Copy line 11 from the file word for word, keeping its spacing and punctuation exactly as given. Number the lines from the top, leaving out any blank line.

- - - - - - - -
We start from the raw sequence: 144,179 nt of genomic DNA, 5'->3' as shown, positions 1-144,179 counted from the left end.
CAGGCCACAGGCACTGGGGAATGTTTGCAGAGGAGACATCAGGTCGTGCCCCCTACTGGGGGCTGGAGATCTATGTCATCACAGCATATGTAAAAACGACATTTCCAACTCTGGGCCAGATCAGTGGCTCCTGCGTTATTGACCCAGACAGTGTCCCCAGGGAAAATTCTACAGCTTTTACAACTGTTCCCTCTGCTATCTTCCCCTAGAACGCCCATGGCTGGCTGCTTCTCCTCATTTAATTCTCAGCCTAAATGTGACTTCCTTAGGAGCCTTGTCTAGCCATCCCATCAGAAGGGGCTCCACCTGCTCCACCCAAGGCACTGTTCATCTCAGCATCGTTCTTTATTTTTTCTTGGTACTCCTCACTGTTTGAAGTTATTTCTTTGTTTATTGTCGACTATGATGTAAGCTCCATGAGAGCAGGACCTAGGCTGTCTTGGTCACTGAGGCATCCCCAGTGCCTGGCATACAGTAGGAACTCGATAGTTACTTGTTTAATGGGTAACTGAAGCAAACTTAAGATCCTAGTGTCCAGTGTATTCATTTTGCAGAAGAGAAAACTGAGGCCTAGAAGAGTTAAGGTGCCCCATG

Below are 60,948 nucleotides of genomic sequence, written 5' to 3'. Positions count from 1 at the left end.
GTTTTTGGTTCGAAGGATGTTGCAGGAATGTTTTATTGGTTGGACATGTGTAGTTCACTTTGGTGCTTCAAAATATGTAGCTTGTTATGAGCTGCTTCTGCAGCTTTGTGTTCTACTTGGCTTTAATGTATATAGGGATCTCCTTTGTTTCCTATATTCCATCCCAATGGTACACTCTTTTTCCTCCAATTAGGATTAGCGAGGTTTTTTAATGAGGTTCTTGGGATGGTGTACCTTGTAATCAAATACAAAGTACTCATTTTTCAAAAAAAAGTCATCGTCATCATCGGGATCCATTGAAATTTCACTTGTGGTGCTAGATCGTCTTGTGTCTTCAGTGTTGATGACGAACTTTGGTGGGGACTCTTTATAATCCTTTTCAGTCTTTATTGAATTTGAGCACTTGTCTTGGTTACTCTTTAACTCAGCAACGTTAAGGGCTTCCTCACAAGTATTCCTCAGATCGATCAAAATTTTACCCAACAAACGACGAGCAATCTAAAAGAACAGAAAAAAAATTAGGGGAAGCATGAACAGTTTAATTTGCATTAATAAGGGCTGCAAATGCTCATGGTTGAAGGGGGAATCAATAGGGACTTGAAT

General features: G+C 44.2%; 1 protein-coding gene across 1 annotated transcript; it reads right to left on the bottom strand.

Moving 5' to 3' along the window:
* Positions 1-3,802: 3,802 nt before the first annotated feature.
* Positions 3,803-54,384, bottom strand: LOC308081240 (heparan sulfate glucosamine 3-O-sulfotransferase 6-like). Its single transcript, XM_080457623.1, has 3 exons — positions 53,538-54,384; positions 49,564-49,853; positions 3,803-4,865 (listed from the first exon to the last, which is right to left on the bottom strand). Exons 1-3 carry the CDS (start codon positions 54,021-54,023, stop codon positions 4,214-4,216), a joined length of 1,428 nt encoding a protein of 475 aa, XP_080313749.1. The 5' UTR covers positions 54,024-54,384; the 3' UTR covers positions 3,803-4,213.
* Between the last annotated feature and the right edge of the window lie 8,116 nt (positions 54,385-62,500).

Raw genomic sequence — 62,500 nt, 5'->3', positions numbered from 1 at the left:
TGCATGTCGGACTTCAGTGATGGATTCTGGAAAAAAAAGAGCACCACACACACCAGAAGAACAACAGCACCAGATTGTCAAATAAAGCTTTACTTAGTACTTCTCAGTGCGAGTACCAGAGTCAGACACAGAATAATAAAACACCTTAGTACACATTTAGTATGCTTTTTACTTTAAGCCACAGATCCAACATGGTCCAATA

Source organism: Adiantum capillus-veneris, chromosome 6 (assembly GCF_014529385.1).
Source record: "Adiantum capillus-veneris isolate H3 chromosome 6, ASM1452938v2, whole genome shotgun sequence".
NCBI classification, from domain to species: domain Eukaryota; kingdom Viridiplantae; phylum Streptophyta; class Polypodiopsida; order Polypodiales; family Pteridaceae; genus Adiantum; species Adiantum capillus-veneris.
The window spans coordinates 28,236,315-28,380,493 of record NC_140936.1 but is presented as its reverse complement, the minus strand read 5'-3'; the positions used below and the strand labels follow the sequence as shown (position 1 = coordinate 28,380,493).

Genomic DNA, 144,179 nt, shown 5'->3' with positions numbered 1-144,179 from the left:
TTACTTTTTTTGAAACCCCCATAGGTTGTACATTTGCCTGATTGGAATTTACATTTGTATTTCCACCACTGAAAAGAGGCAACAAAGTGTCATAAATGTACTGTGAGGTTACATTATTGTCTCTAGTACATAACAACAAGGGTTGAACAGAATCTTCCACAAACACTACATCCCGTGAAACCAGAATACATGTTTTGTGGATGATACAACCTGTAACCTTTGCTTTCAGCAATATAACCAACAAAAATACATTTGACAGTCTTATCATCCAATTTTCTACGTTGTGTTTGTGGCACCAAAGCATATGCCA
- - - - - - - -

TGCATGTCGGACTTCAGTGATGGATTCTGGAAAAAAAAGAGCACCACACACACCAGAAGAACAACAGCACCAGATTGTCAAATAAAGCTTTACTTAGTACTTCTCAGTGCGAGTACCAGAGTCAGACACAGAATAATAAAACACCTTAGTACACATTTAGTATGCTTTTTACTTTAAGCCACAGATCCAACATGGTCCAATA